eels-wonderful-glorious1[xrr rating=3.5/5]The bulk of Mark Oliver Everett’s music is defined by tremendously sad songwriting. At its best, as on 1998’s career-defining Electro-Shock Blues, Eels has provided a cathartic outlet for Everett to explore the loss of family members and overcoming grief. On less accomplished efforts, Everett’s dour mood hangs ominously over everything; his knack for melody and taste for curious instrumentation can get lost under all those clouds. For fans that continue to follow every new Eels release, both extremes can be a little exhausting.

Fortunately, Wonderful, Glorious is the first Eels album in a while to forgo elaborate conceptual planning in favor of a much more simple approach, and one that isn’t so dedicated to Everett’s challenging emotional lows. Everett went into the making of this record “with a completely blank slate,” so there’s a lot this album isn’t: it’s not a bookish song cycle, a gangly double album, or the beginning of another trilogy. This time around, Everett’s high-concept whims don’t interfere with the quality of his individual songs, even if there are a fair number of typically sad-sack tracks thrown in.

Wonderful, Glorious also features writing credits from the lineup for the last two Eels world tours instead of just Everett himself, and it shows. These tracks all reflect the idiosyncratic style Eels have explored across 10 studio albums—many of them sounding like popular sister songs on other Eels outings—but they also don’t feel nearly as weighed down as those on his last few efforts that either strain for humor (Hombre Lobo) or are absolutely unrelenting in their morose and poetic self-pity (End Times). Instead, we have a number of tracks that alternate between bawdy fun and the kind of delicate compositions Everett infuses with toy piano and poignant turns from his cigar-singed pipes.

Wonderful, Glorious kicks off with the raucous “Bombs Away.” Everett is raging and done getting pushed around, complaining, “I’ve had enough of being complacent/ I’ve had enough of being a mouse/ I no longer keep my mouth shut/ Bombs away! Going to shake the house.” He sounds as imposing and ornery as the fat sax notes behind those thudding drums and bass-heavy chords. Yet on “True Original,” Everett softly sings an ode to a girl’s perfect imperfections, completely free of vitriol. As he croaks out the song’s building final verse, Everett admits with trembling voice and uncertain cadence, “And if a gun was pointed at her/ I would stand between the bullet and her/ And if not being with me is what makes her happy/ I’d take that bullet too.” Both songs display how perfectly Everett has aged into his voice, a deceptively sweet thing covered by layers of soot and hard living. On “Bombs Away” and the similarly bold “New Alphabet” or “Stick Together,” it sells all the righteous fury; on softer songs like “True Original,” “On the Ropes,” and “Building a Shrine,” Everett sounds weary, a little tired, experienced, contemplative.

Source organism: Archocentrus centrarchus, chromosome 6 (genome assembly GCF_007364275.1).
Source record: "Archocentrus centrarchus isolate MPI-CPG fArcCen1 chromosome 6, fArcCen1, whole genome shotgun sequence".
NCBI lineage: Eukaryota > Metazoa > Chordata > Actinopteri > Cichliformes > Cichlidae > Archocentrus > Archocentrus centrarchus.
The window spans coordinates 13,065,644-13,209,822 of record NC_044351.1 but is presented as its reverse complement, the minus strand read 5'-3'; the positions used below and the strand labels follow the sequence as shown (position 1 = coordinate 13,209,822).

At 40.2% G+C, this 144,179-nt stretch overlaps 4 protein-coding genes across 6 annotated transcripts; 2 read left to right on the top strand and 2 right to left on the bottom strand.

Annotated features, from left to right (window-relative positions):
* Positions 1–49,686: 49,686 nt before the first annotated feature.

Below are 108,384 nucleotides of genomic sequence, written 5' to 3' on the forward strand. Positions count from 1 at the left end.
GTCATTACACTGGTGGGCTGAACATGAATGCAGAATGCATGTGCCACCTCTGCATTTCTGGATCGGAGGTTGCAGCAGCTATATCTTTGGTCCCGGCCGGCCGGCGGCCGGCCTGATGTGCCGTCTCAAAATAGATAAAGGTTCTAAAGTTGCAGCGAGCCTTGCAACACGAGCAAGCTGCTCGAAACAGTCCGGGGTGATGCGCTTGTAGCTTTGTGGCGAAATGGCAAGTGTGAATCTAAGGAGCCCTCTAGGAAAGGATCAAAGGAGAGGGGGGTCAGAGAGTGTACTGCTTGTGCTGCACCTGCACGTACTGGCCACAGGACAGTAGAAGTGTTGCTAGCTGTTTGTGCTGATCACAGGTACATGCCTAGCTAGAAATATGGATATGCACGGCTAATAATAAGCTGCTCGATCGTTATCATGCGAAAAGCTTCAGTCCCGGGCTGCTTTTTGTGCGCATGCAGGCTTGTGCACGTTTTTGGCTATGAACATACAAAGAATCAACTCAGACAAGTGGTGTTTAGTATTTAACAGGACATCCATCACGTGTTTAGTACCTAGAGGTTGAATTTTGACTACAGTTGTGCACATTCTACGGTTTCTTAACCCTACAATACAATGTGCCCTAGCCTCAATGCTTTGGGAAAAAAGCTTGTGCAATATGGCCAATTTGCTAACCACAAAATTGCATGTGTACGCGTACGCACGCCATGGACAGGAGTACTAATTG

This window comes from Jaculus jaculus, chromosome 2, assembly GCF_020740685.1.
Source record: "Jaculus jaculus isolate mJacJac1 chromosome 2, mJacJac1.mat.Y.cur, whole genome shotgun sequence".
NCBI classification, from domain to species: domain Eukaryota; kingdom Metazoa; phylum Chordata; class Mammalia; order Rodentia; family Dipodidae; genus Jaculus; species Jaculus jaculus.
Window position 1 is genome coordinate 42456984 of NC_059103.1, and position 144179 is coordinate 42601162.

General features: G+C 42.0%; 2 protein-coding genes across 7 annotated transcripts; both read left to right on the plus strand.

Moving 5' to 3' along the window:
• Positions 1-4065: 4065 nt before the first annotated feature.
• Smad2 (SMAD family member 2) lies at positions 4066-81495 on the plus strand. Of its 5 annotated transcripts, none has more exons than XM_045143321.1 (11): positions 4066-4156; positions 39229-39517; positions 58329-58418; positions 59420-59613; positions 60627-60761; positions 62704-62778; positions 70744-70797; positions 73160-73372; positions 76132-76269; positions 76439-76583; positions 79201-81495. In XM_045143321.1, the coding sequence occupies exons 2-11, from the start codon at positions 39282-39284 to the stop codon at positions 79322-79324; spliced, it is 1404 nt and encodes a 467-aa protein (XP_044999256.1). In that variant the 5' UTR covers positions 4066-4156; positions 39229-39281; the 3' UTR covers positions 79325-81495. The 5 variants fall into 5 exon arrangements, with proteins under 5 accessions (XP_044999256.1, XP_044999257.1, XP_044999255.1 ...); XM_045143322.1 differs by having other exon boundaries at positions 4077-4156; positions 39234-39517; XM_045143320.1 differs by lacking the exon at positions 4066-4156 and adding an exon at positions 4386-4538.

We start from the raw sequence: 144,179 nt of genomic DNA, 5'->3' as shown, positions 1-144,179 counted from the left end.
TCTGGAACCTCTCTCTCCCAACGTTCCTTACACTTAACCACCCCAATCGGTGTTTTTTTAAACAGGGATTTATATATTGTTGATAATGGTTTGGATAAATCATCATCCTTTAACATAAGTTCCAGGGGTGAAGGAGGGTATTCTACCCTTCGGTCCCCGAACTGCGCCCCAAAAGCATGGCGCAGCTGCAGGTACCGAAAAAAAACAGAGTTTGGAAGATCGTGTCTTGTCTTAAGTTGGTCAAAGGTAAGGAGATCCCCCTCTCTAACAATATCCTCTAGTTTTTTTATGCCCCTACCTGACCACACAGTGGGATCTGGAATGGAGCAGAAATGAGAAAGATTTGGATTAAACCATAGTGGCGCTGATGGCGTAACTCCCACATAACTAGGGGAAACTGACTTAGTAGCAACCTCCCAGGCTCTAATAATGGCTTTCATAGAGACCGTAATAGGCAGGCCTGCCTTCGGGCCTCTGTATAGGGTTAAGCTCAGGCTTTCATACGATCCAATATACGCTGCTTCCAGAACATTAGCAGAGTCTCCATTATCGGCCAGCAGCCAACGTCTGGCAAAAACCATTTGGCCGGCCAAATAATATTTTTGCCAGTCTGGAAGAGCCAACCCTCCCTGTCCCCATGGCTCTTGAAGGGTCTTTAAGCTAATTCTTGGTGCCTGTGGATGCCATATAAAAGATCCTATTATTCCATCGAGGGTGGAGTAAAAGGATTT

The best songs here make it obvious just how zany and textured Eels tracks can be when Everett acts more as stylist, frontman and editor than the band itself. “Kinda Fuzzy” struts along a crazily serpentine series of verse-chorus switch-ups, all of them fueled by some energetic riffage and gravelly, roaring vocals. It’s a sweeping, disorientating rocker that packs one surprise in after another. “On the Ropes” brings back the chugging-train folk from Everett’s Blinking Lights and Other Revelations, a careful boxing metaphor avoiding a series of trite lines in favor of some unexpected wordplay. Near the end of the song he spins out, “Gonna feel so good/ When it’s understood/ Behold the rebirth of my hopes.” That’s a pretty sunny disposition for a songwriter like Everett, especially after 50 rounds. Later, the playful “Open My Present” really goes off on a tangent, Everett bellowing over crackling guitar to sing, “What’s the harm in letting me/ Go no longer living without it!” If the song is the giddy ravings of an eager kid, it’s enjoyably kooky; considering all the talk of little pink bows and ripping the package open, I prefer the much less literal and thoroughly salacious interpretation.

Those pieces of snarling, amped up rock make up the bulk of Wonderful, Glorious, with moments of melancholy and loss balancing the album’s larger tone. That’s a refreshing change for Eels, but there’s more to appreciate about a freewheeling album like Wonderful, Glorious than some fun tunes. For once, Everett has followed his muse to a place that finds him mentally healthy, vital and enjoying himself a little bit. It’s no surprise that the title track sounds like a celebration; Mr. E clearly isn’t partying alone.

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